It would obviously be attractive to ensure the same rule is verbatim included in a future amendment of the Rome I Regulation.

Geert.

(Handbook of) EU Private International Law, 2nd ed 2016, Chapter 3, Heading 3.2.5.

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Defining ’employment ‘. CJEU confirms AG Opinion in Holterman: dual director /employee capacity.

The CJEU yesterday confirmed the Opinion of Cruz Villalón AG in Holterman: please refer to my posting on the Opinion for background.

In particular, a contract for employment needs to be distinguished from a contract for the provision of services. ‘Contract of employment’ was addressed in the abstract by the CJEU in Shenavai, Case 266/85, where the Court identified a double requirement for it referred to the need for a contract to be qualified as a contract of employment: there must be durable relation between individual and company: a lasting bond, which brings the worker to some extent within the organisational framework of the business; and a link between the contract and the place where the activities are pursued, which determines the application of mandatory rules and collective agreements. However precedent value of Shenavai for the Brussels I and recast Regulation is necessarily incomplete, for at the time employees as a protected category did not yet exist in the Regulation and the Court’s findings on contracts of employment took place within the need to identify a ‘place of performance’ under the Brussels Convention’s special jurisdictional rule on contracts.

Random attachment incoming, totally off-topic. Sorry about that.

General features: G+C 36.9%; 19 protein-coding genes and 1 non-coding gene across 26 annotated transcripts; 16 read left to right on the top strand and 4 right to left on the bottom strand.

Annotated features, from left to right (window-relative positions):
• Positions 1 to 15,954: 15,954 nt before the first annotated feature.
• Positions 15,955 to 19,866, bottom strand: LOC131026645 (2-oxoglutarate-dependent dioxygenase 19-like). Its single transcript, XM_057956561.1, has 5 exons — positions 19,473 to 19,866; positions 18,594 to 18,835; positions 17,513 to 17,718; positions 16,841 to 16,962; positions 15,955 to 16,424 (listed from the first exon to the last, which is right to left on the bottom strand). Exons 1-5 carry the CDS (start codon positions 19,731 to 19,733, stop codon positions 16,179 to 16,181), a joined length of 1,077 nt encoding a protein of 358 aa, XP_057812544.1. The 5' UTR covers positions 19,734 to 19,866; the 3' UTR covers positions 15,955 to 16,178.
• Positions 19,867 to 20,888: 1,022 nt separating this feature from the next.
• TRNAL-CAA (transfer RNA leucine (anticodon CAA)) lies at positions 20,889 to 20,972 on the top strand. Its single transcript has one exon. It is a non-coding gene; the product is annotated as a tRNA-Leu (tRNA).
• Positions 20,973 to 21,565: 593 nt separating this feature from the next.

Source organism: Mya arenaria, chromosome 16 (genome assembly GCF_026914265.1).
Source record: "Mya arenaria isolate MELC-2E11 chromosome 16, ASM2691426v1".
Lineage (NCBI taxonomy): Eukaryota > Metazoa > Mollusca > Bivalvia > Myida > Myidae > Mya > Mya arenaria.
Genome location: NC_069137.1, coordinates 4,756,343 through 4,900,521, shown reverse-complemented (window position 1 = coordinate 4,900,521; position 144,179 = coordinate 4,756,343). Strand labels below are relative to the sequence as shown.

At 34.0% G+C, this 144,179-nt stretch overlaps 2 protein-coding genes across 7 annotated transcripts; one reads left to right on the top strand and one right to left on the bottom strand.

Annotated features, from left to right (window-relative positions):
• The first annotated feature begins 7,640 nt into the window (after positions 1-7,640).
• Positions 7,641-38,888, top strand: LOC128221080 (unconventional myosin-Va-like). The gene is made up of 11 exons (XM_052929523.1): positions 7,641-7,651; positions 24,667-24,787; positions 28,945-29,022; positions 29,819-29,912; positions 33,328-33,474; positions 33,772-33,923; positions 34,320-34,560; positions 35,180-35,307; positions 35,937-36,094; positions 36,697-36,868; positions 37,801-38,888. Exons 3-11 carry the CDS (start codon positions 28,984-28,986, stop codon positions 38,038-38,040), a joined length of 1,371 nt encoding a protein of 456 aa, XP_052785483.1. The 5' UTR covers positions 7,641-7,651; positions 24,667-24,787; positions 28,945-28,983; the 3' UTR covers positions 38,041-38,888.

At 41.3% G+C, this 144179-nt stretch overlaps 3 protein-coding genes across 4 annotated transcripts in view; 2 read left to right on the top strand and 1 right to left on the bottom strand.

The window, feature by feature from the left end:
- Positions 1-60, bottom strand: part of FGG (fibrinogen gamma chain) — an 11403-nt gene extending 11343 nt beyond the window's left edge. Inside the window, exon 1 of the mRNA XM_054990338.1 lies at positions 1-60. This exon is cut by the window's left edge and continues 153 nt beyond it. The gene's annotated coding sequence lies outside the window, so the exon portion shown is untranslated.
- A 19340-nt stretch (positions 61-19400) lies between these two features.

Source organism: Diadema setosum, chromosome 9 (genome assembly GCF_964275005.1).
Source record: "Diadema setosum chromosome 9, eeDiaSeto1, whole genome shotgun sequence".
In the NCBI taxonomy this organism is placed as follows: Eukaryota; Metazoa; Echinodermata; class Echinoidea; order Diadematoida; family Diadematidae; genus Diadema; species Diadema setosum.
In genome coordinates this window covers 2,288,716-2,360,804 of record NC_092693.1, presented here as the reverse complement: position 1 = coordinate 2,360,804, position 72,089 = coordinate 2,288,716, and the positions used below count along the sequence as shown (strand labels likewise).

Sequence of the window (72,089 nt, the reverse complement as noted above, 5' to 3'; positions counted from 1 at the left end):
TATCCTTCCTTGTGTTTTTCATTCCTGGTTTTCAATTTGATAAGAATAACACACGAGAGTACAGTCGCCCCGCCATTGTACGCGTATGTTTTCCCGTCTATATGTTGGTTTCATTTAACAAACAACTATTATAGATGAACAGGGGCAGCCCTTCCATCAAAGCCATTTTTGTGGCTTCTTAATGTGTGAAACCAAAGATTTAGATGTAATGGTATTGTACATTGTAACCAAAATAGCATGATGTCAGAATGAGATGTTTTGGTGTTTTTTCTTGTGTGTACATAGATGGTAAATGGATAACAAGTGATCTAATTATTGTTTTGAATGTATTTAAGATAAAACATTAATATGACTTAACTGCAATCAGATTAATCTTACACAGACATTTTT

The Jenard and Möller report to the 1988 Lugano Convention suggested the relationship of subordination of the employee to the employer.